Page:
This summary is for information only. It is not designed to interpret or replace the reference document, which remains the only binding legal text.


Another Normative about The operational priorities of the European Investment Bank

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These categories group together and put in context the legislative and non-legislative initiatives which deal with the same topic

Institutional affairs > The institutions bodies and agencies of the union

The operational priorities of the European Investment Bank

In its corporate operational plan the EIB sets out its medium-term policy and identifies its operational priorities in the light of its objectives as laid down by its governors. For the 2011-2013 period, lending activity is geared around the following priorities:

  • cohesion and convergence;
  • support for the knowledge economy;
  • development of trans-European networks (TENs);
  • environmental protection;
  • support for small and medium-sized enterprises (SMEs);
  • promotion of sustainable, competitive and secure energy;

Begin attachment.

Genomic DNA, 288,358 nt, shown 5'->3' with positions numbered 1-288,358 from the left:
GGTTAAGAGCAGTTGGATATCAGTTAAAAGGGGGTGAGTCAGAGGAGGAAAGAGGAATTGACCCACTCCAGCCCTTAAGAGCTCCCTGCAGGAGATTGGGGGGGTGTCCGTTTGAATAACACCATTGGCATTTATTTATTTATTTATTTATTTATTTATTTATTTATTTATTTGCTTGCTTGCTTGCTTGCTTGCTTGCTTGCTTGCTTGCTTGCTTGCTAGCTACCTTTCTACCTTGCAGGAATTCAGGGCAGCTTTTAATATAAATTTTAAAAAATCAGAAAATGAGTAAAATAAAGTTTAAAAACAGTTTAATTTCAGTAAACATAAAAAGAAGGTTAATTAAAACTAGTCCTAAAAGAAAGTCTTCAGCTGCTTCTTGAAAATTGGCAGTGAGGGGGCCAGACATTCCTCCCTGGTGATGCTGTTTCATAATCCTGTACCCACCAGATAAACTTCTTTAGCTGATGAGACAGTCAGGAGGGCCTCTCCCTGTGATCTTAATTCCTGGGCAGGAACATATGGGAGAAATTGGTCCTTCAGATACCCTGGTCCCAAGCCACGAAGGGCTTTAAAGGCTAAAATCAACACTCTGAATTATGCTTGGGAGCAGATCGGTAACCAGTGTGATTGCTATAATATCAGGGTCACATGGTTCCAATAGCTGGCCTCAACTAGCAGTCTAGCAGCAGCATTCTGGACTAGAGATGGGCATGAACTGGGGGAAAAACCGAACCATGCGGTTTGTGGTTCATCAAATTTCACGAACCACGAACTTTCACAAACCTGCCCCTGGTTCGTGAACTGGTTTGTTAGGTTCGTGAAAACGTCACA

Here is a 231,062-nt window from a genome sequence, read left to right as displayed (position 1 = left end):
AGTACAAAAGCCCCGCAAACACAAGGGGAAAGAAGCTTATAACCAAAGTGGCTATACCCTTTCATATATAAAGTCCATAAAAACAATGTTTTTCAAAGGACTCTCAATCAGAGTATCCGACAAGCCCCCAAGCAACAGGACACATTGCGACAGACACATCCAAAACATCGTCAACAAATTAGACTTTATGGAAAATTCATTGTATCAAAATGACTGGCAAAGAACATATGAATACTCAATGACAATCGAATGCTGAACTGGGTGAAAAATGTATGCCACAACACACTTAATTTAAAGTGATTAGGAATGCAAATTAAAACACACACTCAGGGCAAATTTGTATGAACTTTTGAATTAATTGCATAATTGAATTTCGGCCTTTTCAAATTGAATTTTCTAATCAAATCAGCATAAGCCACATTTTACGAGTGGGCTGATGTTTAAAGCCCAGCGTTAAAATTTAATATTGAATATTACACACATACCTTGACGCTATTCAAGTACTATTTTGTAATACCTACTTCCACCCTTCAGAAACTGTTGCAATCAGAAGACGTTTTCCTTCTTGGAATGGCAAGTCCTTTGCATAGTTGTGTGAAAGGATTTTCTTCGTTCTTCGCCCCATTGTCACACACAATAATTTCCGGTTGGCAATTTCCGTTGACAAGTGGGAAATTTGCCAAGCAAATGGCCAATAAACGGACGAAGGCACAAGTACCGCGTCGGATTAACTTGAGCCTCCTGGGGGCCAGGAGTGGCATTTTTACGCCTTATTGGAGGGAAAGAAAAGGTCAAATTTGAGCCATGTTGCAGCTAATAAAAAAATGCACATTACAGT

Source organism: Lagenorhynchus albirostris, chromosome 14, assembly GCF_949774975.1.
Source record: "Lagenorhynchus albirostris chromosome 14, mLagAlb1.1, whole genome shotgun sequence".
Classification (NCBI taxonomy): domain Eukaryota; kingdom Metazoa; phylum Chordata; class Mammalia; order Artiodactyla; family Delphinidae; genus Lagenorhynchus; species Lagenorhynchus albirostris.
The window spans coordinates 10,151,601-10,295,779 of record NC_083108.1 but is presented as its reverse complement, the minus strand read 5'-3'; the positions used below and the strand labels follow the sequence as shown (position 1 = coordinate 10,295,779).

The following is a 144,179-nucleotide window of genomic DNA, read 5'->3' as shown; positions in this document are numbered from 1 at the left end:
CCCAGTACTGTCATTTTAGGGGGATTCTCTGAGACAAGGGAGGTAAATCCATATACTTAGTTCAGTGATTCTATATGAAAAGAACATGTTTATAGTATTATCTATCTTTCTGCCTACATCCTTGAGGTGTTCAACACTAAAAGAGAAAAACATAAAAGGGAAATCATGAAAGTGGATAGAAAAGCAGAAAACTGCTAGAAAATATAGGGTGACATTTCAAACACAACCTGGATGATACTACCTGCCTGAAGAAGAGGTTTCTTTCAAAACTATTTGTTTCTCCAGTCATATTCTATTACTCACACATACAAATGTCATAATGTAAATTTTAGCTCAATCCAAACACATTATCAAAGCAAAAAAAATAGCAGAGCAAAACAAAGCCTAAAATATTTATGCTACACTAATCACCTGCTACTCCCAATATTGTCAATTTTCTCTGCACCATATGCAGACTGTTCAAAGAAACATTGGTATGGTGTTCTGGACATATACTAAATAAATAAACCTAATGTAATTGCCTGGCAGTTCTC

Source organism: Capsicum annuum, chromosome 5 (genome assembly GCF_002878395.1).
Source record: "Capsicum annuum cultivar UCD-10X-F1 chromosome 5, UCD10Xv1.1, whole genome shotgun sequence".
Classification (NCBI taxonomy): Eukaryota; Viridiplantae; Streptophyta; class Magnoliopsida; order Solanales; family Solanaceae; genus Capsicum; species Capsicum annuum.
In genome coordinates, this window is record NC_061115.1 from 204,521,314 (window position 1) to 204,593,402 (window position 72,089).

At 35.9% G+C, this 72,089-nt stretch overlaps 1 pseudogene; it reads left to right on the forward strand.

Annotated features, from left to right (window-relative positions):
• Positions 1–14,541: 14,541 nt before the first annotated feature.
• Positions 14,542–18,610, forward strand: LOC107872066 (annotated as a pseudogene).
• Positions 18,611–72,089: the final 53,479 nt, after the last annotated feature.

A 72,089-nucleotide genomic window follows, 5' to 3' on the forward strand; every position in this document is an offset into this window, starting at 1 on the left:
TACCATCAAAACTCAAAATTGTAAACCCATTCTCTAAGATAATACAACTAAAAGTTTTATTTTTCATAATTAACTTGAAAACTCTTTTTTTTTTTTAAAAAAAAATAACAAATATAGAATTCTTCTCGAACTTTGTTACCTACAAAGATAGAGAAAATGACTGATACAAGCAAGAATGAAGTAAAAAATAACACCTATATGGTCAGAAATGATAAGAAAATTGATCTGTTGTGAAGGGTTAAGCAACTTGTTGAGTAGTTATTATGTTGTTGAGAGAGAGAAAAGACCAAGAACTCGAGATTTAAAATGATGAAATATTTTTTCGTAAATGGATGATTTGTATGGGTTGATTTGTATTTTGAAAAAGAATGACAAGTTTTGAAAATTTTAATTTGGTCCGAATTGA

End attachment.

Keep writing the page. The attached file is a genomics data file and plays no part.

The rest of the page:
• human capital.

Economic and social cohesion in an enlarged European Union

The EU cohesion policy aims to reduce economic and social disparities between the different EU regions. Moreover, the Commission implements this policy through the Structural Funds which provide grants to the European regions.

The EIB complements the action of the Structural Funds through loans it provides under the framework of the cohesion policy. These loans represent a second source of funding for projects undertaken at local or regional level.



Support for the knowledge economy

The EIB is working towards creating a knowledge economy aimed at stimulating economic growth, employment and social cohesion. Under this aim, the EIB supports investment in three areas:

  • education;
  • research and development;
  • innovation.

Development of trans-European networks

The EIB also provides major support for funding trans-European networks (TENs). These networks are infrastructure networks for transport, energy and communication.

Environmental protection

Projects supported by the EIB in the field of environmental protection concern the following sectors:

  • the urban environment;
  • sustainable transport;
  • water resource management (supply and sanitation);
  • combating climate change;
  • renewable energies and energy efficiency.

In addition, all projects financed by the EIB, whichever kind they may be, must comply with European principles, practices and standards in environmental matters.

Support for small and medium-sized enterprises (SMEs)

The EIB provides medium and long-term funding for SMEs through credit lines made available to intermediaries (banks or other financial institutions). Through these credit lines, intermediaries can support limited-size investment projects run by SMEs.